• If you have any further questions, ask your doctor or
pharmacist.
• This medicine has been prescribed for you only. Do
not pass it on to others. It may harm them, even if
their signs of illness are the same as yours.
• If you get any side effects, talk to your doctor or
pharmacist.. This includes any possible side effects not
listed in this leaflet. See section 4.

What is in this leaflet:
1.
2.
3.
4.
5.
6.

What Gabapentin is and what it is used for
What you need to know before you take Gabapentin
How to take Gabapentin
Possible side effects
How to store Gabapentin
Contents of the pack and other information

1

What Gabapentin is and what it is used for

Gabapentin belongs to a group of medicines used to
treat epilepsy and peripheral neuropathic pain (longlasting pain caused by damage to the nerves).
The active ingredient in Gabapentin Tablets is
gabapentin.
Gabapentin is used to treat:
• various forms of epilepsy (seizures that are initially
limited to certain parts of the brain, whether the
seizure spreads to other parts of the brain or not).
Your doctor will prescribe Gabapentin for you to help
treat your epilepsy when your current treatment is not
fully controlling your condition. You should take
Gabapentin in addition to your current treatment
unless told otherwise.
• Gabapentin can also be used on its own to treat adults
and children over 12 years of age.
Peripheral neuropathic pain
• peripheral neuropathic pain (long lasting pain caused
by damage to the nerves). A variety of different
diseases can cause peripheral (primarily occurring in
the legs and/or arms) neuropathic pain, such as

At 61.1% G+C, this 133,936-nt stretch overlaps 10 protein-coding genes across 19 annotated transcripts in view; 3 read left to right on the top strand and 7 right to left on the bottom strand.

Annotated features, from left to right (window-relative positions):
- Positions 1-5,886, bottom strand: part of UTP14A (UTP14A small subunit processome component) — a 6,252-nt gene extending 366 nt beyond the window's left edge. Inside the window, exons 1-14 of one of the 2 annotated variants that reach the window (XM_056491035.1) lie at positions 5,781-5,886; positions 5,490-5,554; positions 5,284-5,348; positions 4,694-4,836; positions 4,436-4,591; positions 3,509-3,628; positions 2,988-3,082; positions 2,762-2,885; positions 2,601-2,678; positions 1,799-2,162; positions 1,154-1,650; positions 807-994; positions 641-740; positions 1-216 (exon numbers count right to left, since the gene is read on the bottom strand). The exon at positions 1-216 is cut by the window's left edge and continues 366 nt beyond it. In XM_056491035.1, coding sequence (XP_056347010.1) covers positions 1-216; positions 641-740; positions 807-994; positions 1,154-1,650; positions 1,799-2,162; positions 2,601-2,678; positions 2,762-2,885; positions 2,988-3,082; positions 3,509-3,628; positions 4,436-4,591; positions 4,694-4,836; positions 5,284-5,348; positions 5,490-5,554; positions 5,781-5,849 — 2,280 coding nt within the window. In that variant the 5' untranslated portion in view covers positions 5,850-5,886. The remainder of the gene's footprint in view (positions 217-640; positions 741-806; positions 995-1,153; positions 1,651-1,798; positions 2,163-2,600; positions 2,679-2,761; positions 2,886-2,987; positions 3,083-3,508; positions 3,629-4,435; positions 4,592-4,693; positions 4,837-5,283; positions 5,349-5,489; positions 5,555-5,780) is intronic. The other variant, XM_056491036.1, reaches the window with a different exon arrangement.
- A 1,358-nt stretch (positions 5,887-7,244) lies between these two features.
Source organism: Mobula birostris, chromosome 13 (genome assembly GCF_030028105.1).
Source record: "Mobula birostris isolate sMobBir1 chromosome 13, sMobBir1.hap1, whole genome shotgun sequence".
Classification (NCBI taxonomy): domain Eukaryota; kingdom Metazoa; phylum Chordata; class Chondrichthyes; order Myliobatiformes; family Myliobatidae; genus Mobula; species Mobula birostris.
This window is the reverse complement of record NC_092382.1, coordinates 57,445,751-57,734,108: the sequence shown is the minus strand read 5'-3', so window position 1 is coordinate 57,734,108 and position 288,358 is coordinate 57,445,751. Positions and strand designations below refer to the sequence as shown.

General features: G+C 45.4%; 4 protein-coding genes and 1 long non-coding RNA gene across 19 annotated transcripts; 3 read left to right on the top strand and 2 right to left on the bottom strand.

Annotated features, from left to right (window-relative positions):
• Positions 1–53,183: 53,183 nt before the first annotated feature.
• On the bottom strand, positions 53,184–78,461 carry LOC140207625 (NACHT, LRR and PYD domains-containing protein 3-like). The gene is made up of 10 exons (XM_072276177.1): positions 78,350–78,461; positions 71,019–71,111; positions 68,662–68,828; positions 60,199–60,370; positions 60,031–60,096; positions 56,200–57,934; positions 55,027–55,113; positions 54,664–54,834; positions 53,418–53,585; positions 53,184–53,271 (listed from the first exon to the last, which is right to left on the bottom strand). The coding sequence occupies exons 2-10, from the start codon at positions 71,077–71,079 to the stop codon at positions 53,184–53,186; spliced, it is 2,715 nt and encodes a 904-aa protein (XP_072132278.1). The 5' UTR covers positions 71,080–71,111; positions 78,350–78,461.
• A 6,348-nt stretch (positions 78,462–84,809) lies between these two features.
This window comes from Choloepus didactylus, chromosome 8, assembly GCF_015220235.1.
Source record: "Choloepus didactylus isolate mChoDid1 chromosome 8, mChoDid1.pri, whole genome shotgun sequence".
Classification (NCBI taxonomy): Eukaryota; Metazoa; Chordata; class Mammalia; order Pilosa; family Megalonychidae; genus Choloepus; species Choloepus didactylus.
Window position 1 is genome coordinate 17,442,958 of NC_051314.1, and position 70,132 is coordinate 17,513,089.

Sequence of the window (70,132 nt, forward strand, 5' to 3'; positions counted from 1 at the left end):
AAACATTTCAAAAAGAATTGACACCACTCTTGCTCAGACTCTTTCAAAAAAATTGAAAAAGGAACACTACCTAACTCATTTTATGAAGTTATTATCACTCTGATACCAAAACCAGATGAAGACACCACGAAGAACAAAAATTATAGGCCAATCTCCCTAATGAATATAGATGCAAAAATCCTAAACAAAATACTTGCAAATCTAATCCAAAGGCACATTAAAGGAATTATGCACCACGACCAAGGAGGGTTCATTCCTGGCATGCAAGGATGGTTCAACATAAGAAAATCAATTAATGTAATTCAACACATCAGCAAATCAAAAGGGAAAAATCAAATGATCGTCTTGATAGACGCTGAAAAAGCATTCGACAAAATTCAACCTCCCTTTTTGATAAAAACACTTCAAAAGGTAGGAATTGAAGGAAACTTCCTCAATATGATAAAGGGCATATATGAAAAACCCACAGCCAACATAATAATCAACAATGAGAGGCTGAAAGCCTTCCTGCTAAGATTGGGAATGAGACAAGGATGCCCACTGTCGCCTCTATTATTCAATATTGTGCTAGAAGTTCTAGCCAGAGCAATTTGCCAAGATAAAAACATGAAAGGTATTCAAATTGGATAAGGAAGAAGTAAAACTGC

diabetes or shingles. Pain sensations may be
described as hot, burning, throbbing, shooting,
stabbing, sharp, cramping, aching, tingling,
numbness, pins and needles, etc.

2

What you need to know before you take
Gabapentin

DO not take Gabapentin:
• if you are allergic to gabapentin or any of the other
ingredients of this medicine (listed in section 6)..
Warnings and precautions
Talk to your doctor or pharmacist before taking
Gabapentin
• if you suffer from kidney problems your doctor may
prescribe a different dosing schedule
• if you are on haemodialysis (to remove waste
products because of kidney failure), tell your doctor if
you develop muscle pain and/or weakness
• if you develop signs such as persistent stomach pain,
feeling sick and being sick; contact your doctor
immediately as these may be symptoms of acute
pancreatitis (an inflamed pancreas).
Cases of abuse and dependence have been reported for
gabapentin from the post- marketing experience. Talk to
your doctor if you have a history of abuse or
dependence.
A small number of people being treated with
anti-epileptics such as gabapentin have had thoughts of
harming or killing themselves. If at any time you have
these thoughts, immediately contact your doctor.

Pharma code
TBC

REG0076652

Important information about potentially serious
reactions
A small number of people taking Gabapentin get an
allergic reaction or potentially serious skin reaction,
which may develop into more serious problems if they
are not treated. You need to know these symptoms to
look out for while you are taking Gabapentin.

Other medicines and Gabapentin
Tell your doctor or pharmacist if you are taking, have
recently taken or might take any other medicines.
Medicines containing morphine
If you are taking any medicines containing morphine,
please tell your doctor or pharmacist as morphine may
increase the effect of Gabapentin.
Antacids for indigestion